D.2.1 The Task Dispatching Model
The task dispatching model specifies task scheduling,
based on conceptual priority-ordered ready queues.
The following language-defined
library package exists:
Dispatching_Policy_Error : exception
Dispatching serves as the parent of other language-defined
library units concerned with task dispatching.
A task can become a running task
only if it
is ready (see 9
) and the execution resources
required by that task are available. Processors are allocated to tasks
based on each task's active priority.
It is implementation defined whether, on a multiprocessor,
a task that is waiting for access to a protected object keeps its processor
is the process by which one ready task is selected for
execution on a processor. This selection is done at certain points during
the execution of a task called task dispatching points
. A task
reaches a task dispatching point whenever it becomes blocked, and when
it terminates. Other task dispatching points are defined throughout this
Annex for specific policies.
are specified in terms of conceptual ready
and task states. A ready queue is an ordered list of ready
tasks. The first position in a queue is called the head of the queue
and the last position is called the tail of the queue
. A task
if it is in a ready queue, or if it is running. Each
processor has one ready queue for each priority value. At any instant,
each ready queue of a processor contains exactly the set of tasks of
that priority that are ready for execution on that processor, but are
not running on any processor; that is, those tasks that are ready, are
not running on any processor, and can be executed using that processor
and other available resources. A task can be on the ready queues of more
than one processor.
Each processor also has one running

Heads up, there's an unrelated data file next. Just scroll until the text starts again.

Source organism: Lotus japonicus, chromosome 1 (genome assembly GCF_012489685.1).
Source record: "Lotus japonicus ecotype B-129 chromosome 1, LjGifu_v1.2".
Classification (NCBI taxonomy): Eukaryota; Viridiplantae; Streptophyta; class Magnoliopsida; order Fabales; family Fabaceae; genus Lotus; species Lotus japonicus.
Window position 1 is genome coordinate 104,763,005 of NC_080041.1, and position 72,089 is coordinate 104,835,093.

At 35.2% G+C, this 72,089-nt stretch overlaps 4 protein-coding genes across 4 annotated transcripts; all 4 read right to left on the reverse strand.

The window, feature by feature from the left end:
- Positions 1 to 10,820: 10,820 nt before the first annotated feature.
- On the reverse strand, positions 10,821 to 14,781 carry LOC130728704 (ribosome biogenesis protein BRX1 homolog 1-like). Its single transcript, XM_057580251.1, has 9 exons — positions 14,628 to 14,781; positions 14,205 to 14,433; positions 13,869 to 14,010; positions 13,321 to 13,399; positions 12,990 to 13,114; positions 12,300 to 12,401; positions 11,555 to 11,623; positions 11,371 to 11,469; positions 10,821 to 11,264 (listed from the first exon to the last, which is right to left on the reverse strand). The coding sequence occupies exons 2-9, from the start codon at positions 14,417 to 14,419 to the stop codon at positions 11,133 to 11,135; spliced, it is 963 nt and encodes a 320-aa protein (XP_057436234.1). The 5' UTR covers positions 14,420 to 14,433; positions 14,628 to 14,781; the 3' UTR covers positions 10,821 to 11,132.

, which is the task currently being executed by that processor.
Whenever a task running on a processor reaches a task dispatching point
it goes back to one or more ready queues; a task (possibly the same task)
is then selected to run on that processor. The task selected is the one
at the head of the highest priority nonempty ready queue; this task is
then removed from all ready queues to which it belongs.
A call of Yield is a task dispatching point. Yield
is a potentially blocking operation (see 9.5.1
This paragraph was
An implementation is allowed to define additional
resources as execution resources, and to define the corresponding allocation
policies for them. Such resources may have an implementation-defined
effect on task dispatching.
An implementation may place implementation-defined
restrictions on tasks whose active priority is in the Interrupt_Priority
For optimization purposes, an implementation may
alter the points at which task dispatching occurs, in an implementation-defined
manner. However, a delay_statement
always corresponds to at least one task dispatching point.
7 Clause 9
under which circumstances a task becomes ready. The ready state is affected
by the rules for task activation and termination, delay statements, and
When a task is not ready, it is said
to be blocked.
8 An example of a possible implementation-defined
execution resource is a page of physical memory, which needs to be loaded
with a particular page of virtual memory before a task can continue execution.
9 The ready queues are purely conceptual;
there is no requirement that such lists physically exist in an implementation.
10 While a task is running, it is not on
any ready queue. Any time the task that is running on a processor is
added to a ready queue, a new running task is selected for that processor.
11 In a multiprocessor system, a task can
be on the ready queues of more than one processor. At the extreme, if
several processors share the same set of ready tasks, the contents of
their ready queues is identical, and so they can be viewed as sharing
one ready queue, and can be implemented that way. Thus, the dispatching
model covers multiprocessors where dispatching is implemented using a
single ready queue, as well as those with separate dispatching domains.
13 The setting of a task's base priority
as a result of a call to Set_Priority does not always take effect immediately
when Set_Priority is called. The effect of setting the task's base priority
is deferred while the affected task performs a protected action.
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